Monday, 7 May 2018

Electronic Music For The Mind And Body (2013 compilation, rec. 1958-62)

Cheekily parodying the title of Country Joe & The Fish's legendary psych classic, this inspired compilation from Cherry Red's él subsidiary turned back the clock a further decade for 80 minutes of truly revolutionary sound warping.  The first 35 of these 80 minutes is an entire album in itself, originally composed and recorded 1959-60: Stockhausen's still-astonishing Kontakte.  Working at WDR with Gottfried Michael Koenig, Stockhausen laid out his grandest vision yet of electronic tones, timbres and (in live situations) spatial movement.  A second version would later add in David Tudor's piano and Christoph Caskel's percussion.  Whether in that form or in this pure electronic recording, it remains a magnificent, otherworldly soundscape to get lost in.

Next up on this CD is Iannis Xenakis' Orient-Occident, already featured here, devised in 1960 as a film soundtrack for Enrico Fuchignoni, and featuring a definite Pierre Schaeffer influence.  The shortest piece on the compilation is György Ligeti's Artikulation, recorded at WDR in 1958 with the assistance of Koenig and Cornelius Cardew.  One of only two electronic pieces that Ligeti would fully realise, Artikulation certainly packs a lot into its four minutes, arranging different recordings of noises before piecing them together at random into a 'conversation' of sorts, as if inventing a new machine-language.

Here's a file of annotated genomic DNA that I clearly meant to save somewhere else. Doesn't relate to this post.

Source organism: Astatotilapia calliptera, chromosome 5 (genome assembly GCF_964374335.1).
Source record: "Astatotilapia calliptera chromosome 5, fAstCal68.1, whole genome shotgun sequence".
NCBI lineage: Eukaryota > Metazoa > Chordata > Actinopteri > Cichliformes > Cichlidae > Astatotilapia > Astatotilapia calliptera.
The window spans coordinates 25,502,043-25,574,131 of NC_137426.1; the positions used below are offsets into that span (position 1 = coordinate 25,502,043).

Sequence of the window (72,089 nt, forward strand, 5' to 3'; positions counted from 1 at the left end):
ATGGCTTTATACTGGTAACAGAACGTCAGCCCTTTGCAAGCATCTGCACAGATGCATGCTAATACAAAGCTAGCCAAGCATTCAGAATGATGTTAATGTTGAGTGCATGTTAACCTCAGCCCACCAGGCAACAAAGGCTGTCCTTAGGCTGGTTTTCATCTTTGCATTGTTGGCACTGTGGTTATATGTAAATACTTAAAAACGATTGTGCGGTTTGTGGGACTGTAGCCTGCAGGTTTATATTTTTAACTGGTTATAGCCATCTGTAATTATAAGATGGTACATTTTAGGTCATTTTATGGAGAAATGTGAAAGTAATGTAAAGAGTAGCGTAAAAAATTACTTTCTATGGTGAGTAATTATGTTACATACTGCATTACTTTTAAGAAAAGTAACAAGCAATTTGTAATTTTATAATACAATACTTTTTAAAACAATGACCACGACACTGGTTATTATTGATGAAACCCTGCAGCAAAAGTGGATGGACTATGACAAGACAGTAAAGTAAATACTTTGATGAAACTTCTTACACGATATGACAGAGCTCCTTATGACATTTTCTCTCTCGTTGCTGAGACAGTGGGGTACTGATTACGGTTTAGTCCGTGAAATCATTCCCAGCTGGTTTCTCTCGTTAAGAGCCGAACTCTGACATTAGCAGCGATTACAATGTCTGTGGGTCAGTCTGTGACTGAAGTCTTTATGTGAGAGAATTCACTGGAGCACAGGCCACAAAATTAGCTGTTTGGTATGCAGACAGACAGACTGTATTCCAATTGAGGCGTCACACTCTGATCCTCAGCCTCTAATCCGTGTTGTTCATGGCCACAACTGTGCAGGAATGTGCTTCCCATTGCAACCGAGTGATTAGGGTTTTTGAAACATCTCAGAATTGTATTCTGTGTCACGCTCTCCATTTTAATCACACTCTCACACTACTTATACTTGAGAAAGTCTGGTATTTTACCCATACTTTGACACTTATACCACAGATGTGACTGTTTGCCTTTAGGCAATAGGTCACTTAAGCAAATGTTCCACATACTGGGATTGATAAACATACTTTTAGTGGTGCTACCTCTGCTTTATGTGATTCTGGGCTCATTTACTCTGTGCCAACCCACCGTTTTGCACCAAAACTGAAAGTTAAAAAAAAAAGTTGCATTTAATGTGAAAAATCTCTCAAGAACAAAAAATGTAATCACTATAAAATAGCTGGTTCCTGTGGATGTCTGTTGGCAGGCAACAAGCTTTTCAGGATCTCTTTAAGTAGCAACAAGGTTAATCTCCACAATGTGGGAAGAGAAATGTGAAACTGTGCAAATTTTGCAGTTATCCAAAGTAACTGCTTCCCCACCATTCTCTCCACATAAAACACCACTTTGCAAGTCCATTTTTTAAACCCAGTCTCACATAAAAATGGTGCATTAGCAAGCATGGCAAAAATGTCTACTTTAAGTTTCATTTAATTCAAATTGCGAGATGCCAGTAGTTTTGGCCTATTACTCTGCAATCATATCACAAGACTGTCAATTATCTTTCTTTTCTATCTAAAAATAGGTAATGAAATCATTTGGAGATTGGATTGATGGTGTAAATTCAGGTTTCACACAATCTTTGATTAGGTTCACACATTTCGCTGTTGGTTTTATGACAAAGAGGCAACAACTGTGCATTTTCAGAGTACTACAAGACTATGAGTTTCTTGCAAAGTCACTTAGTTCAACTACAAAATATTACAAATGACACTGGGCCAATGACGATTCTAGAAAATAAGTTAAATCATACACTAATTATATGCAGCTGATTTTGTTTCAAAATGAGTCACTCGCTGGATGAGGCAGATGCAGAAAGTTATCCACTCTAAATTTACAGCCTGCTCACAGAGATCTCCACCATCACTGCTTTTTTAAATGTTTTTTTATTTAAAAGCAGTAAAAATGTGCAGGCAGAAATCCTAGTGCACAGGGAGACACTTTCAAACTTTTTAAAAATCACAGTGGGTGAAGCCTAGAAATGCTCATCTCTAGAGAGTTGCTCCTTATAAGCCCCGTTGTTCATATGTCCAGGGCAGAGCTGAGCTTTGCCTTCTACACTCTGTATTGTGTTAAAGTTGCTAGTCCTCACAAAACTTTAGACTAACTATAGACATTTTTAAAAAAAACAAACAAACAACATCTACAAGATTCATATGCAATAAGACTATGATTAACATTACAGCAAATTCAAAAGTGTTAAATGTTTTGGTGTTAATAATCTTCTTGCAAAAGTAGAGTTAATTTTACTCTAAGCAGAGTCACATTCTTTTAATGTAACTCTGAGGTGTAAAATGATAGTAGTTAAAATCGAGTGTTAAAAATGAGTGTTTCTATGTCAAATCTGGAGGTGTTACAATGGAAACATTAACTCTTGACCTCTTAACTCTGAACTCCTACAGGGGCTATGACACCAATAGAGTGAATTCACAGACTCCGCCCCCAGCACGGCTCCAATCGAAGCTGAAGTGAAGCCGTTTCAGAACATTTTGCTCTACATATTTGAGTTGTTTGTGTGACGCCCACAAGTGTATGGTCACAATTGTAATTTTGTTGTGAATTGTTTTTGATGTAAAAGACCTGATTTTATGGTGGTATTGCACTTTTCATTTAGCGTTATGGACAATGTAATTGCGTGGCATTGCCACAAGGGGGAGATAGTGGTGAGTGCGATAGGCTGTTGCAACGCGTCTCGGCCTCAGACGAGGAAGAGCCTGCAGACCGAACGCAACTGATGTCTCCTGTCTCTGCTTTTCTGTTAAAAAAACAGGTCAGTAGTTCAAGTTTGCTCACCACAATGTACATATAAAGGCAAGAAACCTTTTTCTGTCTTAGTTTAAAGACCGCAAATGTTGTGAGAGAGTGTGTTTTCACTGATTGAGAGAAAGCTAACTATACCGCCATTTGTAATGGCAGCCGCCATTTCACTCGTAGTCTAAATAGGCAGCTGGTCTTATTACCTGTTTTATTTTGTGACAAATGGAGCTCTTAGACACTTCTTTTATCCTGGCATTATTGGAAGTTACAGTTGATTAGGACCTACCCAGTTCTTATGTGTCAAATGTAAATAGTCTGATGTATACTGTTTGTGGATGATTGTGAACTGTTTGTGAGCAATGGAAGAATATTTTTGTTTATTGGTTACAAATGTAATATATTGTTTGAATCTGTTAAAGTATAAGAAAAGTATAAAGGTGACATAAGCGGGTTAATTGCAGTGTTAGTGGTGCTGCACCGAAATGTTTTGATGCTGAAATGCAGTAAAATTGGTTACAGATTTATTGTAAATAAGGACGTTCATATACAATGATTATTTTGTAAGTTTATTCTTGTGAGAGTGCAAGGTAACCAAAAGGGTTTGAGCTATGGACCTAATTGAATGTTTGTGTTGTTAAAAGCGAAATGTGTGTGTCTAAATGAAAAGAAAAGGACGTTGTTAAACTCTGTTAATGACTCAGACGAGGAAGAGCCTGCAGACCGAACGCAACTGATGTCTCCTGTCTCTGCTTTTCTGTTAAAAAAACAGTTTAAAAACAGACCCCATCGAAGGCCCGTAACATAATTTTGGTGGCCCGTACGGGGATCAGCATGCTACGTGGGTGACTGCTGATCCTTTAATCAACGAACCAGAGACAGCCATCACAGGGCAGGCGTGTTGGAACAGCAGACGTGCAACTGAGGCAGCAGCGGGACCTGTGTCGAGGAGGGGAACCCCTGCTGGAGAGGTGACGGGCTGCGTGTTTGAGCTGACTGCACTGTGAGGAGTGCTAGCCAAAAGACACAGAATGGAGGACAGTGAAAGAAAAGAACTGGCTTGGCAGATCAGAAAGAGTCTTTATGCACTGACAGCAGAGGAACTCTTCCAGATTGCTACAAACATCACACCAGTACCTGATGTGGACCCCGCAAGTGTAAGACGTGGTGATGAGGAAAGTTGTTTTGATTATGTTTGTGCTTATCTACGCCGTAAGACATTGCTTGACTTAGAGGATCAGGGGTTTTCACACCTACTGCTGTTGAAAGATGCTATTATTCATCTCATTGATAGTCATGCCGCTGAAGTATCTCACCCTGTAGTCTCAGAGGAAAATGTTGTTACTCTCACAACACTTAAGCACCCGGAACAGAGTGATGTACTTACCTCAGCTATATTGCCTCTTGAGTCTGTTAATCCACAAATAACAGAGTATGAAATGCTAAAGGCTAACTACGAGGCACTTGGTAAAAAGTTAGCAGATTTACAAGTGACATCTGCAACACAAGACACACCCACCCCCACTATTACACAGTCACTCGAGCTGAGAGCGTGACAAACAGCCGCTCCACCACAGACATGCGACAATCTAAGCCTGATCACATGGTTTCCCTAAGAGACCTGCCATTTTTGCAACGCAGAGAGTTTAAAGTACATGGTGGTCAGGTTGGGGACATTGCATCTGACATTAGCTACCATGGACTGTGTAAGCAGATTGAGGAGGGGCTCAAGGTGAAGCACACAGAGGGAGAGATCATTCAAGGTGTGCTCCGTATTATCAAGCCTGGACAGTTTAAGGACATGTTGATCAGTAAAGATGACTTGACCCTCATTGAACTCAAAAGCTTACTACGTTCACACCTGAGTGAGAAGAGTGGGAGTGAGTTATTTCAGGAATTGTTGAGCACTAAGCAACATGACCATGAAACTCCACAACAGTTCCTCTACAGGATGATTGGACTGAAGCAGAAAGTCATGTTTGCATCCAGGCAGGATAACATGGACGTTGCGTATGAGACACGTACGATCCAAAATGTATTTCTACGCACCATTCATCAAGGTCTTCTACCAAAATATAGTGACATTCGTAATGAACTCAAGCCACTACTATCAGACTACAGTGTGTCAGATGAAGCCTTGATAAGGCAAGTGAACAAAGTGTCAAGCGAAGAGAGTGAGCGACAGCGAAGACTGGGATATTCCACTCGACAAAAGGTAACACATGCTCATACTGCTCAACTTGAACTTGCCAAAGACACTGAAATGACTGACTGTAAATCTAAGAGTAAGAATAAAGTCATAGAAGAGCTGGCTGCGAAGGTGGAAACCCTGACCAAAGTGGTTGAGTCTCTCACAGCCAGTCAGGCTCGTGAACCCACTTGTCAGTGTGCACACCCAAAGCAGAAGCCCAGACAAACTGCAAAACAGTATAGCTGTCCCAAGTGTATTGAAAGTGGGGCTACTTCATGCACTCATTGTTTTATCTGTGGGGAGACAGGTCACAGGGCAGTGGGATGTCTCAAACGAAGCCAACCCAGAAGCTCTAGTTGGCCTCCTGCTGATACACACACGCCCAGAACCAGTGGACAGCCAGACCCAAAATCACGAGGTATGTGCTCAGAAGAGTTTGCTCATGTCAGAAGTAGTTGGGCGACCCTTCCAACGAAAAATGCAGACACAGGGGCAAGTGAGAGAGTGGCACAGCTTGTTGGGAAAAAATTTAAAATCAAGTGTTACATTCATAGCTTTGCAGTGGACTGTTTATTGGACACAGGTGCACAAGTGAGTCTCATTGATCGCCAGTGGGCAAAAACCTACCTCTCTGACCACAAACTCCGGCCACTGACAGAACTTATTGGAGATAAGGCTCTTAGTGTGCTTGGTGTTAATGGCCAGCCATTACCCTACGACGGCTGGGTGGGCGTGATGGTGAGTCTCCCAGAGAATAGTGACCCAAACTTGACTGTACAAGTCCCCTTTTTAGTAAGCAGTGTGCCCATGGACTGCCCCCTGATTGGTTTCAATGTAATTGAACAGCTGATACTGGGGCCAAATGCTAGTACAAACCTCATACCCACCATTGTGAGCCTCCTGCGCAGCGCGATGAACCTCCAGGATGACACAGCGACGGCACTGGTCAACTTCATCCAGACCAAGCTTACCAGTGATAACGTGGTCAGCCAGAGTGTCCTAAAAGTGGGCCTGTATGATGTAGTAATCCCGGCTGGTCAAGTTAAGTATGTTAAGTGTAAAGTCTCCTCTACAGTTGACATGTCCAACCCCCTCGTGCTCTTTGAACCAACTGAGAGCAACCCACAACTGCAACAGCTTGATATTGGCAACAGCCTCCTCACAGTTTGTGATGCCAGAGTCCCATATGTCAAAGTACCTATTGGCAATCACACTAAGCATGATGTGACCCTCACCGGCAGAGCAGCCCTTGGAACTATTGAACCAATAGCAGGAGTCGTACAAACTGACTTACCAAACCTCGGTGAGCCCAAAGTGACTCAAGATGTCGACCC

Lastly, we get two pieces of prime John Cage.  The 20-minute Cartridge Music was composed in 1960 for performers following a chance score, armed with phonograph cartridges and contact microphones which are then struck against various objects.  This recording is an amalgamation of four performances of the score by Cage and David Tudor in 1962.  The final track on the CD is Aria With Fontana Mix, another 1962 recording overlaying two Cage compositions - his free-score Fontana Mix (much more noisily used by Max Neuhaus a few years later) is used for various tape sources, whilst Cathy Berberian performs his vocal work Aria over the top.



  1. Many, many thanks for the Music !!!

  2. YESSSSSSSS!!! I've been looking for Cartridge Music, thank you!

  3. Wow, appreciate this and the rest. Don't see much avant garde type things on the blogs.

  4. Wow, it's funny, I just re-acquired the original LPs a few weeks ago. Classic stuff, really indispensable.